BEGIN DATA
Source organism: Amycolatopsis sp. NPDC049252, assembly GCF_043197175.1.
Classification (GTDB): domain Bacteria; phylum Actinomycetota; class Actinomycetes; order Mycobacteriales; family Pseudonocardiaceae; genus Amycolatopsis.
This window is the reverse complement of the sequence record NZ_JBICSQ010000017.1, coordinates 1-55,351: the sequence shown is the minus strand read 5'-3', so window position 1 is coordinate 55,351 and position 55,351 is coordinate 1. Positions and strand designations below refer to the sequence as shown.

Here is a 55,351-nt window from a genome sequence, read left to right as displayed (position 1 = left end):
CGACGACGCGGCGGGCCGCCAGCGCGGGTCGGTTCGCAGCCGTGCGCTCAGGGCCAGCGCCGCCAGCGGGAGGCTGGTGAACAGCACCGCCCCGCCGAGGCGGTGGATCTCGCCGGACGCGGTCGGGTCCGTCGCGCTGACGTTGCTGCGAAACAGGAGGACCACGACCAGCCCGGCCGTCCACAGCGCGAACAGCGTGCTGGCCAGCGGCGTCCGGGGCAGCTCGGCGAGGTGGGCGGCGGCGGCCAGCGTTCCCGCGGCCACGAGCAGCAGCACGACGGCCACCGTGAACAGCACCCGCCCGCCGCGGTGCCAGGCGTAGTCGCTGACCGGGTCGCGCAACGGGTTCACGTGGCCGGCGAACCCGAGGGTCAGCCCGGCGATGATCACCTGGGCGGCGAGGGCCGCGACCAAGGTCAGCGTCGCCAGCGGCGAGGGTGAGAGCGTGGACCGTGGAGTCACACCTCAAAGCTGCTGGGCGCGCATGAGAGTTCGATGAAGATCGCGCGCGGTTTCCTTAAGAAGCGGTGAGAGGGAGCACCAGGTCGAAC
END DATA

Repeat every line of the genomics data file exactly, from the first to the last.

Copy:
Source organism: Amycolatopsis sp. NPDC049252, assembly GCF_043197175.1.
Classification (GTDB): domain Bacteria; phylum Actinomycetota; class Actinomycetes; order Mycobacteriales; family Pseudonocardiaceae; genus Amycolatopsis.
This window is the reverse complement of the sequence record NZ_JBICSQ010000017.1, coordinates 1-55,351: the sequence shown is the minus strand read 5'-3', so window position 1 is coordinate 55,351 and position 55,351 is coordinate 1. Positions and strand designations below refer to the sequence as shown.

Here is a 55,351-nt window from a genome sequence, read left to right as displayed (position 1 = left end):
CGACGACGCGGCGGGCCGCCAGCGCGGGTCGGTTCGCAGCCGTGCGCTCAGGGCCAGCGCCGCCAGCGGGAGGCTGGTGAACAGCACCGCCCCGCCGAGGCGGTGGATCTCGCCGGACGCGGTCGGGTCCGTCGCGCTGACGTTGCTGCGAAACAGGAGGACCACGACCAGCCCGGCCGTCCACAGCGCGAACAGCGTGCTGGCCAGCGGCGTCCGGGGCAGCTCGGCGAGGTGGGCGGCGGCGGCCAGCGTTCCCGCGGCCACGAGCAGCAGCACGACGGCCACCGTGAACAGCACCCGCCCGCCGCGGTGCCAGGCGTAGTCGCTGACCGGGTCGCGCAACGGGTTCACGTGGCCGGCGAACCCGAGGGTCAGCCCGGCGATGATCACCTGGGCGGCGAGGGCCGCGACCAAGGTCAGCGTCGCCAGCGGCGAGGGTGAGAGCGTGGACCGTGGAGTCACACCTCAAAGCTGCTGGGCGCGCATGAGAGTTCGATGAAGATCGCGCGCGGTTTCCTTAAGAAGCGGTGAGAGGGAGCACCAGGTCGAAC